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Route 53

4 min read

Learn how to use cert-manager to set up SSL certificates using Route 53 for DNS01 challenges.

cert-manager allows you to enable HTTPS on your Coder installation, regardless of whether you're using Let's Encrypt or you have your own certificate authority.

This guide will show you how to install cert-manager v1.0.1 and set up your cluster to issue Let's Encrypt certificates for your Coder installation so that you can enable HTTPS on your Coder deployment. It will also show you how to configure your Coder hostname and dev URLs.

We recommend reviewing the official cert-manager documentation if you encounter any issues or if you want info on using a different certificate issuer.

Prerequisites

You must have:

You should also:

  • Be a cluster admin
  • Have access to your DNS provider.
  • Have an AWS account so that you can access Route 53 and IAM

Step 1: Add cert-manager to your Kubernetes cluster

  1. Install cert-manager:

    kubectl apply -f https://github.com/jetstack/cert-manager/releases/download/v1.2.0/cert-manager.yaml
    
  2. Check that cert-manager installs correctly by running

    kubectl get CustomResourceDefinition | grep cert-manager
    

    You should see certificates, certificate requests, challenges, cluster issuers, issuers, and orders.

  3. Next, check that your services are running in the cert-manager namespace

    kubectl get all -n cert-manager
    

Step 2: Delegate your domain names and set up DNS01 challenges

Because Coder dynamically generates domains (specifically the dev URLs), your certificates need to be approved and challenged. The following steps will show you how to use Route 53 for DNS01 challenges.

  1. Log in to AWS Route 53. On the Dashboard, click Hosted Zone.

  2. Click Create Hosted Zone. In the configuration screen, provide the Domain name that you'll use for Coder (e.g., coder.exampleCo.com) and make sure that you've selected Public hosted zone. Click Create hosted zone to proceed.

    When your list of hosted zones refreshes, you'll see that your new records includes multiple values under Value/Route traffic to.

  3. Log in to your DNS provider so that you can edit your NS records.

  4. Edit your NS record to delegate your zones to AWS by sending each of the values under Value/Route traffic to to your domain name (i.e., delegate ns-X.awsdns-32.net to coder.exampleCo.com).

Step 3: Create an IAM role for clusterIssuer

To make sure that your clusterIssuer can change your DNS settings, create the required IAM role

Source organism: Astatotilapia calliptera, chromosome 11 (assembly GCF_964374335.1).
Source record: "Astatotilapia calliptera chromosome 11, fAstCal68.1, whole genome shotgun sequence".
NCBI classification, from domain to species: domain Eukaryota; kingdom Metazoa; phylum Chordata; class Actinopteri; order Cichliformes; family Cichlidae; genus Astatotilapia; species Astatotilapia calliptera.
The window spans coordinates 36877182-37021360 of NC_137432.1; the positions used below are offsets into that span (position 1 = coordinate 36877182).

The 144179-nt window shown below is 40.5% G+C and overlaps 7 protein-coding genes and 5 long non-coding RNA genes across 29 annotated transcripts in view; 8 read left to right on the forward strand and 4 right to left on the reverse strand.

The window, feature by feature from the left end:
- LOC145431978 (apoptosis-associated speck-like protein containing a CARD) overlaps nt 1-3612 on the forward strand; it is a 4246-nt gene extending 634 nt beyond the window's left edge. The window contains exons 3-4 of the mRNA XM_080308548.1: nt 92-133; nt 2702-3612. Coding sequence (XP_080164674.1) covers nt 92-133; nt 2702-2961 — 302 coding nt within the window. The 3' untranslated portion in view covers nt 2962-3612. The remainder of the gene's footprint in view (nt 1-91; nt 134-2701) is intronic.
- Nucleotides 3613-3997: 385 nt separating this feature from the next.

Step 4: Create the ACME Issuer

  1. Using the text editor of your choice, create a new configuration file called letsencrypt.yaml (you can name it whatever you'd like) that includes your newly created IAM role:

    apiVersion: cert-manager.io/v1
    kind: ClusterIssuer
    metadata:
      name: letsencrypt
    spec:
      acme:
        email: [email protected]
        preferredChain: ""
        privateKeySecretRef:
          name: example-issuer-account-key
        server: https://acme-staging-v02.api.letsencrypt.org/directory
        solvers:
          - dns01:
              route53:
                accessKeyID: your-access-key-ID #secret with IAM Role
                region: your-region
                secretAccessKeySecretRef:
                  key: secret-access-key
                  name: route53-credentials
            selector:
              dnsZones:
                - yourDomain.com
    
  2. Apply your configuration changes

    kubectl apply -f letsencrypt.yaml
    

    If successful, you'll see a response similar to

    clusterissuer.cert-manager.io/letsencrypt-alt created
    

Step 5: Install Coder

At this point, you're ready to install Coder. However, to use all of the functionality you set up in this tutorial, use the following helm install command instead:

helm install coder coder/coder --namespace coder \
  --version=<CODER_VERSION> \
  --set devurls.host="*.exampleCo.com" \
  --set ingress.host="coder.exampleCo.com" \
  --set ingress.tls.enable=true \
  --set ingress.tls.devurlsHostSecretName=coder-devurls-cert \
  --set ingress.tls.hostSecretName=coder-root-cert \
  --set ingress.annotations."cert-manager\.io/cluster-issuer"="letsencrypt" \
  --wait

There are also a few additional steps to make sure that your hostname and dev URLs work.

  1. Check the contents of your namespace:

    kubectl get all -n <your_namespace> -o wide
    

    Find the service/ingress-nginx line and copy its external IP value.

  2. Return to Route53 and go to Hosted Zone.

  3. Create a new record for your hostname; provide coder as the record name and paste the external IP as the value. Save.

  4. Create another record for your dev URLs: set it to *.dev.exampleCo or similar and use the same external IP as the previous step for value. Save.

At this point, you can return to step 6 of the installation guide to obtain the admin credentials you need to log in. If you are not getting a valid certificate after redeploying, see cert-manager's troubleshooting guide for additional assistance.

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